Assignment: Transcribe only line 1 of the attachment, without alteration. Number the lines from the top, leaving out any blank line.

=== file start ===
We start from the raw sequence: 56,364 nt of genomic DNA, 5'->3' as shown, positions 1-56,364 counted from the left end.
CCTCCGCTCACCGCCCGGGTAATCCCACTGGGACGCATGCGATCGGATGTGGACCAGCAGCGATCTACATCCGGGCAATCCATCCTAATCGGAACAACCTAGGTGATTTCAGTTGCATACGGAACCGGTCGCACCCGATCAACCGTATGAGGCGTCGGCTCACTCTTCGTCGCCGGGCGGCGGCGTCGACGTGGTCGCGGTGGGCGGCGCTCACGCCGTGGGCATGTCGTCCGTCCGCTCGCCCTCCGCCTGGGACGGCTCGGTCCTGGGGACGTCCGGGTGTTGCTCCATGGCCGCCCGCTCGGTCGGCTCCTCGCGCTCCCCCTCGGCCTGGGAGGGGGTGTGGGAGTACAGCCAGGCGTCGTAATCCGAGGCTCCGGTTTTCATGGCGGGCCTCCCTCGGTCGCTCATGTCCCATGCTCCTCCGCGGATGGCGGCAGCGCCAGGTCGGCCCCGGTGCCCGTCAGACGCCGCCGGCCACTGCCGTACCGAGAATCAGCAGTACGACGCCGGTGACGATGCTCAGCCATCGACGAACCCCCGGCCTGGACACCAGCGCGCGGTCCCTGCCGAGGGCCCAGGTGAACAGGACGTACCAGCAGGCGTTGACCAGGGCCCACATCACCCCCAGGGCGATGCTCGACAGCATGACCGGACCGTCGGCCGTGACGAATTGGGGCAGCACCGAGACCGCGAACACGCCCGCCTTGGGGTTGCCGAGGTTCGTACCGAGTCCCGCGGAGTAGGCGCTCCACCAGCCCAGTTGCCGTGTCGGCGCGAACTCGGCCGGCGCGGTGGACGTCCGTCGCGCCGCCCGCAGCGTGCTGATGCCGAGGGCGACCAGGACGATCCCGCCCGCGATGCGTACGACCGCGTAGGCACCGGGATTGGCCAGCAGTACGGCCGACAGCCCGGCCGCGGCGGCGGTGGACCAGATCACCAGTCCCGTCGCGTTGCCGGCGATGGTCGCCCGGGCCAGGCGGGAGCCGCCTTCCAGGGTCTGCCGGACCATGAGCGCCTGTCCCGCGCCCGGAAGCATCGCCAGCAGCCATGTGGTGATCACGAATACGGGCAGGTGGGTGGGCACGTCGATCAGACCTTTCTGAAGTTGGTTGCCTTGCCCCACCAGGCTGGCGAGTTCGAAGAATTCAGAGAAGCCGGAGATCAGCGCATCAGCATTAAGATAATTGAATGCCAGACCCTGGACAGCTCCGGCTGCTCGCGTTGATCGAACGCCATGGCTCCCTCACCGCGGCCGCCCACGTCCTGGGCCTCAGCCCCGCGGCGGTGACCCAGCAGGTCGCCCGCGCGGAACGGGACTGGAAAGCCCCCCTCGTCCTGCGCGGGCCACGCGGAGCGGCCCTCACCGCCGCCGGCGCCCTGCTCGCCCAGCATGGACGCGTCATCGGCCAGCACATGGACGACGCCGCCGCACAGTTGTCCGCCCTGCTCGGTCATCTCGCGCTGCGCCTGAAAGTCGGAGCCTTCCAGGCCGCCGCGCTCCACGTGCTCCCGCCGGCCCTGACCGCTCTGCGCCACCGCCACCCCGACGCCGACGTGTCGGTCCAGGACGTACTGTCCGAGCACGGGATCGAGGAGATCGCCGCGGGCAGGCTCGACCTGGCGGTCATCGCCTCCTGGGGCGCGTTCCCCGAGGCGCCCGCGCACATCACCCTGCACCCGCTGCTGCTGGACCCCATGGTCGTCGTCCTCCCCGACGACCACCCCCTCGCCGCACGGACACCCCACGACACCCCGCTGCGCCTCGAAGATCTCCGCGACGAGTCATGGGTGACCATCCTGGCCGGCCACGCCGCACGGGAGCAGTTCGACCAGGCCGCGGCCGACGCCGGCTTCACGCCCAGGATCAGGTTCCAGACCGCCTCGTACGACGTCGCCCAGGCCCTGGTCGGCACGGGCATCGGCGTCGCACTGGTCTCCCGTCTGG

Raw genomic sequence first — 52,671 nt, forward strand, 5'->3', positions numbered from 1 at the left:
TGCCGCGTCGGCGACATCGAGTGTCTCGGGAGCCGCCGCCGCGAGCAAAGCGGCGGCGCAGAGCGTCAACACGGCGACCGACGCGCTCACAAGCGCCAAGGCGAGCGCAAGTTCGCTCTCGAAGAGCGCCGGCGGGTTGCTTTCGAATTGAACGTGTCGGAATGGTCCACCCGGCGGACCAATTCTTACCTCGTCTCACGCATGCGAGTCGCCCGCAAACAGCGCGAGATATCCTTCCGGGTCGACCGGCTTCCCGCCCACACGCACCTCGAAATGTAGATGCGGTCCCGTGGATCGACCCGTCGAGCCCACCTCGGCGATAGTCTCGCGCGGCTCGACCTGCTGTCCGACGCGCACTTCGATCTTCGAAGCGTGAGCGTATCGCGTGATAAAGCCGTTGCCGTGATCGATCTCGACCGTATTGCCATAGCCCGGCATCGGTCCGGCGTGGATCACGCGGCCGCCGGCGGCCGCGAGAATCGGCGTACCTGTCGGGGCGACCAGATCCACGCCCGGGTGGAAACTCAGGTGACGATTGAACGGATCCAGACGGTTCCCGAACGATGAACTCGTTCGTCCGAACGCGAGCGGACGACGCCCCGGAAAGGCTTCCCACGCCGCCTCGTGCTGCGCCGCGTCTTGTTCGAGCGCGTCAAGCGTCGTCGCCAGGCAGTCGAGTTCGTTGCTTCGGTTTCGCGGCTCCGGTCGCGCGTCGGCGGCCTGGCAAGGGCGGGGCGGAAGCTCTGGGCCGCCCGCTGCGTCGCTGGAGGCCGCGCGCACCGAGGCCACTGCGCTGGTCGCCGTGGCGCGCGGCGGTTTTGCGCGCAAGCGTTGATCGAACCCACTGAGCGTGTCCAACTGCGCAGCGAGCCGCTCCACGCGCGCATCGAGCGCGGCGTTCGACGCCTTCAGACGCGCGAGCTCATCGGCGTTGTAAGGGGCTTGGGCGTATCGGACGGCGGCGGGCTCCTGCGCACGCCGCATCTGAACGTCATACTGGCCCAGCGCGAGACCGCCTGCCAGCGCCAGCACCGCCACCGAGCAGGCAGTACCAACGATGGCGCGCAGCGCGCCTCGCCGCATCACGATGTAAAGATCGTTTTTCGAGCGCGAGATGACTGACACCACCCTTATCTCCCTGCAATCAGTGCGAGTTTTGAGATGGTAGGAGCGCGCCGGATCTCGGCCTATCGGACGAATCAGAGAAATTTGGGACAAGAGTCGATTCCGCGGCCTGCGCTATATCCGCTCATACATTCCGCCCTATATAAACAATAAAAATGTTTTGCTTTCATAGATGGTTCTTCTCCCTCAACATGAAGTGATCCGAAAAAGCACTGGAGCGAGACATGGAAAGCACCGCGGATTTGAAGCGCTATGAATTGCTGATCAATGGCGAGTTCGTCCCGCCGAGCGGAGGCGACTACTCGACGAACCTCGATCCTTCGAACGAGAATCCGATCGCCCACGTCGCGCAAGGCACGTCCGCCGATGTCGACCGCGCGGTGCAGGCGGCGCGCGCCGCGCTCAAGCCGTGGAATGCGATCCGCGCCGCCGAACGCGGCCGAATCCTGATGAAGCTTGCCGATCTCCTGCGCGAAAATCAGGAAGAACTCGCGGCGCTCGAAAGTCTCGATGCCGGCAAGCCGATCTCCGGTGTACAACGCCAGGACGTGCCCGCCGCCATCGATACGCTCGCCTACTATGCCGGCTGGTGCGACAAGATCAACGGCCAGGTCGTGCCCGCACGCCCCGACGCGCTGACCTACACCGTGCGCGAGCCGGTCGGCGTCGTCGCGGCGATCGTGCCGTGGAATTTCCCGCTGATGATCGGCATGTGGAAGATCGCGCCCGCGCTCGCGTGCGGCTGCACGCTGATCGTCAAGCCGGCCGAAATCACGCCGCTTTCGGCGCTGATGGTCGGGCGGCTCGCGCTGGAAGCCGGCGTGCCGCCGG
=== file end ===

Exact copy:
We start from the raw sequence: 56,364 nt of genomic DNA, 5'->3' as shown, positions 1-56,364 counted from the left end.